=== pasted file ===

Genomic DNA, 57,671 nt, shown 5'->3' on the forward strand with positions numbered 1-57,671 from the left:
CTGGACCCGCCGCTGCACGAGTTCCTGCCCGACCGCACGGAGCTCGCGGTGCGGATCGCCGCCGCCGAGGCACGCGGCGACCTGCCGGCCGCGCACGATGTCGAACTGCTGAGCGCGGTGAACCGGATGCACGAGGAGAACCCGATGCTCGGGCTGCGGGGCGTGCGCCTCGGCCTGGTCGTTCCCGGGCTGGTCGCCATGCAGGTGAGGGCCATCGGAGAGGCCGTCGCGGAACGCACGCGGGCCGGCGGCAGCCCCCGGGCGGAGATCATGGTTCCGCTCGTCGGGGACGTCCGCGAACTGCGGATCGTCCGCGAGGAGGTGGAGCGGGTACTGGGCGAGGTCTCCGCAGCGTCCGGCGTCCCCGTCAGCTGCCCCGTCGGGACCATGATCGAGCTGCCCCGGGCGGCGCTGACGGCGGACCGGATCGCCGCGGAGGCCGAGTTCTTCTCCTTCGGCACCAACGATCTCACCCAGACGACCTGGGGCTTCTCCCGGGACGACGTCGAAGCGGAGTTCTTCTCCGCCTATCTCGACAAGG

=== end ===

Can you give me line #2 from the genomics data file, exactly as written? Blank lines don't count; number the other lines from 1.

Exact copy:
CTGGACCCGCCGCTGCACGAGTTCCTGCCCGACCGCACGGAGCTCGCGGTGCGGATCGCCGCCGCCGAGGCACGCGGCGACCTGCCGGCCGCGCACGATGTCGAACTGCTGAGCGCGGTGAACCGGATGCACGAGGAGAACCCGATGCTCGGGCTGCGGGGCGTGCGCCTCGGCCTGGTCGTTCCCGGGCTGGTCGCCATGCAGGTGAGGGCCATCGGAGAGGCCGTCGCGGAACGCACGCGGGCCGGCGGCAGCCCCCGGGCGGAGATCATGGTTCCGCTCGTCGGGGACGTCCGCGAACTGCGGATCGTCCGCGAGGAGGTGGAGCGGGTACTGGGCGAGGTCTCCGCAGCGTCCGGCGTCCCCGTCAGCTGCCCCGTCGGGACCATGATCGAGCTGCCCCGGGCGGCGCTGACGGCGGACCGGATCGCCGCGGAGGCCGAGTTCTTCTCCTTCGGCACCAACGATCTCACCCAGACGACCTGGGGCTTCTCCCGGGACGACGTCGAAGCGGAGTTCTTCTCCGCCTATCTCGACAAGG